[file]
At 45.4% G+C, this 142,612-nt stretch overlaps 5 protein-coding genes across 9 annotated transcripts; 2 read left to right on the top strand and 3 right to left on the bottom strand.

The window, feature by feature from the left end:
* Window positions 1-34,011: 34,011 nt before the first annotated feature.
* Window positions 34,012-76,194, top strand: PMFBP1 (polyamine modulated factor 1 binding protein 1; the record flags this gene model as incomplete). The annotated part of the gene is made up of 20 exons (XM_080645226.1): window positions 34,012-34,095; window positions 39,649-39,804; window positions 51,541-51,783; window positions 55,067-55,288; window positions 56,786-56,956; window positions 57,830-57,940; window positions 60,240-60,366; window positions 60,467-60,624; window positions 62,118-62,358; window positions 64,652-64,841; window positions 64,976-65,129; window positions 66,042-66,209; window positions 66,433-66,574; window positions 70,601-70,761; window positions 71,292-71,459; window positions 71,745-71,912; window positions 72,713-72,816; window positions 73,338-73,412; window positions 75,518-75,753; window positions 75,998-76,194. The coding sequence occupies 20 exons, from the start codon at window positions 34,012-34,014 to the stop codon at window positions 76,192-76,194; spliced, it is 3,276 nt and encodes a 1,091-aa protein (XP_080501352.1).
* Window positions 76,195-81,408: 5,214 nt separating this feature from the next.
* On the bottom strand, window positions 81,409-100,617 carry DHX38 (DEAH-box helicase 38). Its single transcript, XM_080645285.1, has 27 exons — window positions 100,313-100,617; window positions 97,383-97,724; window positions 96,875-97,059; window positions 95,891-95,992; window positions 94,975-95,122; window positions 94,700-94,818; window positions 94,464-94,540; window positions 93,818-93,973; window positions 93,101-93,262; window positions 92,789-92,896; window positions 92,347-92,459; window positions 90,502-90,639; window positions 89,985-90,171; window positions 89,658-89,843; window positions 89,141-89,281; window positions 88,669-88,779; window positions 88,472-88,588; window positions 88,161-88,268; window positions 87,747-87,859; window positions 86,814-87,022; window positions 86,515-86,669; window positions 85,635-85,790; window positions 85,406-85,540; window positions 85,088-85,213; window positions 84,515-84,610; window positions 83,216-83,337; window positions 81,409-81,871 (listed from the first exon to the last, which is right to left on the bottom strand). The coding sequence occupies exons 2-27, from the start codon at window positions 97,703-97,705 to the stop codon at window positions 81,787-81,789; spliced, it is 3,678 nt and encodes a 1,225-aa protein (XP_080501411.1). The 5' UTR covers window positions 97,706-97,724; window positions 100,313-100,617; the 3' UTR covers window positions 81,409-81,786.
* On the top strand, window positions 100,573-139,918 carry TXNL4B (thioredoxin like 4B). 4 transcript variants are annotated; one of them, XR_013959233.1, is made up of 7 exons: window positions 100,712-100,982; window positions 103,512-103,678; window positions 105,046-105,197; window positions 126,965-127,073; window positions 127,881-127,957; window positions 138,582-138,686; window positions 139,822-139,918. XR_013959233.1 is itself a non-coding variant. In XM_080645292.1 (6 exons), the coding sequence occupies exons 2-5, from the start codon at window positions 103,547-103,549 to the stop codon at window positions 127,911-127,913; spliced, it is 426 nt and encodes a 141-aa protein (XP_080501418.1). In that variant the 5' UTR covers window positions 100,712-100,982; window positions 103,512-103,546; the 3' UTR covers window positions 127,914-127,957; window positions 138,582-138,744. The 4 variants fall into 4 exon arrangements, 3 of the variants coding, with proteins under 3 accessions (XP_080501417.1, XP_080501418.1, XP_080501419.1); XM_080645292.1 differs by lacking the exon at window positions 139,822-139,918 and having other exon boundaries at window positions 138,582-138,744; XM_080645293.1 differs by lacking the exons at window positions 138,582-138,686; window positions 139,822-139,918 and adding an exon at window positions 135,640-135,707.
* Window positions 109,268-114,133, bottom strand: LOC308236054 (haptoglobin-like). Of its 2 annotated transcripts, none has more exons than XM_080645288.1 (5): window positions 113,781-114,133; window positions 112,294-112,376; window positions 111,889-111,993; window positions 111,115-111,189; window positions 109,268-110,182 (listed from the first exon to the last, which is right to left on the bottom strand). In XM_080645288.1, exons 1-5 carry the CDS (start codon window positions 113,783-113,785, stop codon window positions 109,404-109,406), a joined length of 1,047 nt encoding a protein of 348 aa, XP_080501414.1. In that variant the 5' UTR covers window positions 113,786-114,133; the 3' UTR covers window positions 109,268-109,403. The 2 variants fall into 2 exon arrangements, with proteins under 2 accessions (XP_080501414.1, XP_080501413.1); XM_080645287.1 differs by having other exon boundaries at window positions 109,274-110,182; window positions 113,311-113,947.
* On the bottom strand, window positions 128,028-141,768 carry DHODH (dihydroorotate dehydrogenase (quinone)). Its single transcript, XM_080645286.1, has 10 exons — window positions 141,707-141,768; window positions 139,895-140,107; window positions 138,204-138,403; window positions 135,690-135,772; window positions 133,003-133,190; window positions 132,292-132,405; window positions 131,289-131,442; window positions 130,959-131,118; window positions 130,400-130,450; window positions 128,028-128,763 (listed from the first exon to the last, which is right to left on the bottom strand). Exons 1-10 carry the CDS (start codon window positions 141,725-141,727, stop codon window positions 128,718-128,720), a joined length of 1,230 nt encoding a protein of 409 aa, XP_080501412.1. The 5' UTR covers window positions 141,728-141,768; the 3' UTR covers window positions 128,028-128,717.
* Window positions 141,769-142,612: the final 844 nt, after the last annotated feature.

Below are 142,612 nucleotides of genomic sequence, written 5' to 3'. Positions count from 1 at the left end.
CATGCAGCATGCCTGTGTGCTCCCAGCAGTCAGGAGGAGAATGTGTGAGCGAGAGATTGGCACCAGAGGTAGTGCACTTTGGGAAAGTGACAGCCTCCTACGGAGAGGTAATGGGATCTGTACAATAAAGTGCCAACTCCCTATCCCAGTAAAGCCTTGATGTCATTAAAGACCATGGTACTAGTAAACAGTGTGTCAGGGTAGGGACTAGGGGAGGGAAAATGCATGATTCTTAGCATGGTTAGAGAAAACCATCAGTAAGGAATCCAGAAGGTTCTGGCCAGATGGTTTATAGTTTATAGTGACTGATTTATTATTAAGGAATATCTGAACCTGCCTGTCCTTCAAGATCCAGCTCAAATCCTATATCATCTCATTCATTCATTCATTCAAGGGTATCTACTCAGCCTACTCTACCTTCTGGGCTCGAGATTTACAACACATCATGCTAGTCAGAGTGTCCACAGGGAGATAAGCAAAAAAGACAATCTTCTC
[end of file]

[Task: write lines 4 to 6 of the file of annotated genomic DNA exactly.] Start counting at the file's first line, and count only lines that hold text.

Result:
* Window positions 34,012-76,194, top strand: PMFBP1 (polyamine modulated factor 1 binding protein 1; the record flags this gene model as incomplete). The annotated part of the gene is made up of 20 exons (XM_080645226.1): window positions 34,012-34,095; window positions 39,649-39,804; window positions 51,541-51,783; window positions 55,067-55,288; window positions 56,786-56,956; window positions 57,830-57,940; window positions 60,240-60,366; window positions 60,467-60,624; window positions 62,118-62,358; window positions 64,652-64,841; window positions 64,976-65,129; window positions 66,042-66,209; window positions 66,433-66,574; window positions 70,601-70,761; window positions 71,292-71,459; window positions 71,745-71,912; window positions 72,713-72,816; window positions 73,338-73,412; window positions 75,518-75,753; window positions 75,998-76,194. The coding sequence occupies 20 exons, from the start codon at window positions 34,012-34,014 to the stop codon at window positions 76,192-76,194; spliced, it is 3,276 nt and encodes a 1,091-aa protein (XP_080501352.1).
* Window positions 76,195-81,408: 5,214 nt separating this feature from the next.
* On the bottom strand, window positions 81,409-100,617 carry DHX38 (DEAH-box helicase 38). Its single transcript, XM_080645285.1, has 27 exons — window positions 100,313-100,617; window positions 97,383-97,724; window positions 96,875-97,059; window positions 95,891-95,992; window positions 94,975-95,122; window positions 94,700-94,818; window positions 94,464-94,540; window positions 93,818-93,973; window positions 93,101-93,262; window positions 92,789-92,896; window positions 92,347-92,459; window positions 90,502-90,639; window positions 89,985-90,171; window positions 89,658-89,843; window positions 89,141-89,281; window positions 88,669-88,779; window positions 88,472-88,588; window positions 88,161-88,268; window positions 87,747-87,859; window positions 86,814-87,022; window positions 86,515-86,669; window positions 85,635-85,790; window positions 85,406-85,540; window positions 85,088-85,213; window positions 84,515-84,610; window positions 83,216-83,337; window positions 81,409-81,871 (listed from the first exon to the last, which is right to left on the bottom strand). The coding sequence occupies exons 2-27, from the start codon at window positions 97,703-97,705 to the stop codon at window positions 81,787-81,789; spliced, it is 3,678 nt and encodes a 1,225-aa protein (XP_080501411.1). The 5' UTR covers window positions 97,706-97,724; window positions 100,313-100,617; the 3' UTR covers window positions 81,409-81,786.